We’ve all heard the phrase: think big. Big goals are achieved far more often than small goals. Not because they are easier (they aren’t), but because they matter. In business, we set big goals to get things done.
Small goals are more attainable, comfortable, and achievable. Our ToDo list is created from small goals: return calls, clean out the inbox, write checks, meet with managers and teams. All safe, all attainable, and all within our comfort zone.
When it comes to goal setting, big goals stretch us and push us past our comfort zone and enable us to do something that we may have thought impossible.
Set a big goal and you are actually thinking “big commitment, big action.” If that big goal feels uncomfortable and scary, you’re likely to work harder to attain it. A Big Goal achieved makes us work harder, think smarter, and make things happen.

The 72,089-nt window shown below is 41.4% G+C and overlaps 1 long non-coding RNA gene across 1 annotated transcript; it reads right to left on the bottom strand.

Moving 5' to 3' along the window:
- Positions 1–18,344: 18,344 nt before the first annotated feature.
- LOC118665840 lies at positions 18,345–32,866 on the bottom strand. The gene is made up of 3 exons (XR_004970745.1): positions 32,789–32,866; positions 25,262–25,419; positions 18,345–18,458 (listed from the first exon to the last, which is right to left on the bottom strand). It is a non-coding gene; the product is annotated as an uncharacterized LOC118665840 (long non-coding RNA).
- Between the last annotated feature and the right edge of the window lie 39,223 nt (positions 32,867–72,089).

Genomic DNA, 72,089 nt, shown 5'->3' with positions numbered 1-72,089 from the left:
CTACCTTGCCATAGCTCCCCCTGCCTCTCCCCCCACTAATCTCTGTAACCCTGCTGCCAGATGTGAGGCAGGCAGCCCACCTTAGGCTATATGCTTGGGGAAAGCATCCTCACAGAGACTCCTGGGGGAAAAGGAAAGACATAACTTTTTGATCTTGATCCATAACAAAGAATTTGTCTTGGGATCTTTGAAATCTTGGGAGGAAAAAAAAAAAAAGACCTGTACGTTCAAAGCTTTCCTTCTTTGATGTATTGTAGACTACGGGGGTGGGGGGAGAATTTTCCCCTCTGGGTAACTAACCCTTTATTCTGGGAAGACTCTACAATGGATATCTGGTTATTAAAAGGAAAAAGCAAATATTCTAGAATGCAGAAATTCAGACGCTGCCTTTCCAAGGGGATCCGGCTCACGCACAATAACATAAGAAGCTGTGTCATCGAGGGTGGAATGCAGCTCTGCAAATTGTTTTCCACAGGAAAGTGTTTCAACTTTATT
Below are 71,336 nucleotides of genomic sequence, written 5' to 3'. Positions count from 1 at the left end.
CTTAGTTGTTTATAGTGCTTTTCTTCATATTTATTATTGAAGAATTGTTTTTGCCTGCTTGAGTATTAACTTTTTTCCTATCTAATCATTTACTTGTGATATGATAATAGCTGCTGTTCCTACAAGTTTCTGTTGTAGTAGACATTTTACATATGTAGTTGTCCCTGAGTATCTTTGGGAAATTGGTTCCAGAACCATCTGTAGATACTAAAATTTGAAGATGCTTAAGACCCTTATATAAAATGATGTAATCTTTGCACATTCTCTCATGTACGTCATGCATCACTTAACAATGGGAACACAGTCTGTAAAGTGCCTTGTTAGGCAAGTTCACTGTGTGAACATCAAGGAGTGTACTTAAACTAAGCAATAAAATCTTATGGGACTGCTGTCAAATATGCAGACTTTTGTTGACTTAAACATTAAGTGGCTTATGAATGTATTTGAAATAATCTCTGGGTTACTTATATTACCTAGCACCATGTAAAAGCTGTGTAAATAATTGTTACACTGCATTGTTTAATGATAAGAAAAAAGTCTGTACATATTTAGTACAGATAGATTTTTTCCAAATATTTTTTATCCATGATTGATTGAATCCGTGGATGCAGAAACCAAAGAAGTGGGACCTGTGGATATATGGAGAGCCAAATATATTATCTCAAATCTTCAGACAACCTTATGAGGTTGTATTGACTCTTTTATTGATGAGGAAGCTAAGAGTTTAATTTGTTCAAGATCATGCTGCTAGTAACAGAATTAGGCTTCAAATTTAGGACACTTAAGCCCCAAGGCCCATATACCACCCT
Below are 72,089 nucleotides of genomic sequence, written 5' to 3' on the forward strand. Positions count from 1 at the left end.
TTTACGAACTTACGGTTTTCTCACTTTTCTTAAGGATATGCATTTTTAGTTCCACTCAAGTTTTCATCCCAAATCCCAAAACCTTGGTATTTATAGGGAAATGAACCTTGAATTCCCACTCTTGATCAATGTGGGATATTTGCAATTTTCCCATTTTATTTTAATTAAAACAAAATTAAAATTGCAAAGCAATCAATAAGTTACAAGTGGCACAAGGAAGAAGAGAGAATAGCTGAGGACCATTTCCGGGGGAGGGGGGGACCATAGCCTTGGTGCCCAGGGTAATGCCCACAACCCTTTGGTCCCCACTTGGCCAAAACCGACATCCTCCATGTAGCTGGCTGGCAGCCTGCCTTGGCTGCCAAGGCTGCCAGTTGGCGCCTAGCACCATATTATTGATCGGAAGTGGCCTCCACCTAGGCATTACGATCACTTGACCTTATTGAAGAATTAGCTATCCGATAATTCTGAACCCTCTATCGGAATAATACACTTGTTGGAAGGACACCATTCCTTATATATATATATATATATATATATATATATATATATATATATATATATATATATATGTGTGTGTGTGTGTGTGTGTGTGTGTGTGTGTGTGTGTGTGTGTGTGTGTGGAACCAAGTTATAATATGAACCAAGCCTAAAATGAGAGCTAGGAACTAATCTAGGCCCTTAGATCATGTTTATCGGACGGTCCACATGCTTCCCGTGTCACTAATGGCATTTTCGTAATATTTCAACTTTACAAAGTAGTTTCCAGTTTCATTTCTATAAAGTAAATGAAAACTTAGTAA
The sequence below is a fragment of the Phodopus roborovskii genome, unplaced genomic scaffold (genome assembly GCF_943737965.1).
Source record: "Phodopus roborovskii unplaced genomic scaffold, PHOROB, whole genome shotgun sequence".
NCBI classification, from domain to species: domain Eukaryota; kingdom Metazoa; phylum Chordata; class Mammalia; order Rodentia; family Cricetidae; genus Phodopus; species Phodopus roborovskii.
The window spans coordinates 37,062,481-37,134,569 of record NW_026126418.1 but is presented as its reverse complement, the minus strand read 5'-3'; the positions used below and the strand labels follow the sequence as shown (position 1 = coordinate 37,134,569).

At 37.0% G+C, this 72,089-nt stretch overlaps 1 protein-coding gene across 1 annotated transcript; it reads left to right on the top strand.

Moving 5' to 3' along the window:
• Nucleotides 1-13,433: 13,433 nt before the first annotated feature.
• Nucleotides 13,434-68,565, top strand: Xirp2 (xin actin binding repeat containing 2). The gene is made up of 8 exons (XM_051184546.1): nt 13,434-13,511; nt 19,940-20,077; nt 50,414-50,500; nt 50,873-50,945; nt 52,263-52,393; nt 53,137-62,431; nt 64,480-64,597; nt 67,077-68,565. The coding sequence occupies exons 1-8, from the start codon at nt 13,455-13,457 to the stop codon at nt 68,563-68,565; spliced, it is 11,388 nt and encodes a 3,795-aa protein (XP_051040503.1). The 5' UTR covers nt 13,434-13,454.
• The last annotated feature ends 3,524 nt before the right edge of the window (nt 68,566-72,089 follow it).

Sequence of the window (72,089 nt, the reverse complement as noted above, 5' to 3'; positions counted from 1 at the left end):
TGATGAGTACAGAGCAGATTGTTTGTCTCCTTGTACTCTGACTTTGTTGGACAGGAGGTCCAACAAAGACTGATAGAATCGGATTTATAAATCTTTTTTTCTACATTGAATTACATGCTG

The ’60s controversial psychologist Timothy Leary (or was it Socrates, 400 BC?) coined the phrase “question authority” as a reminder for us to develop a healthy skepticism of the status quo. In business, it’s a reminder to follow your own path — never blindly follow what someone else says, especially if it’s at odds with your own instincts. Just because someone says something is true doesn’t actually make it true. Learn to discern the difference.
Never make excuses. If everyone used their common sense to make everyday business decisions, the world might be better off. Instead, we often let our fear of failure get in the way. We make excuses why something can’t happen even before it’s had a chance to happen.
Companies rarely fail for lack of talent or strategic vision. They fail for lack of execution. Instead of daring to think, we make excuses. Some may play the victim card. Others may rationalize why something won’t work and never even hear themselves making excuses.
As small business owners, we have to decide: no excuses (because a good excuse is still just an excuse).
It takes courage to take responsibility for what happens, to own it, and stay in complete control of our choices. But success, prosperity, doing good for others…it’s all worth it.
There are no mistakes, only lessons. But we can talk more about that another day.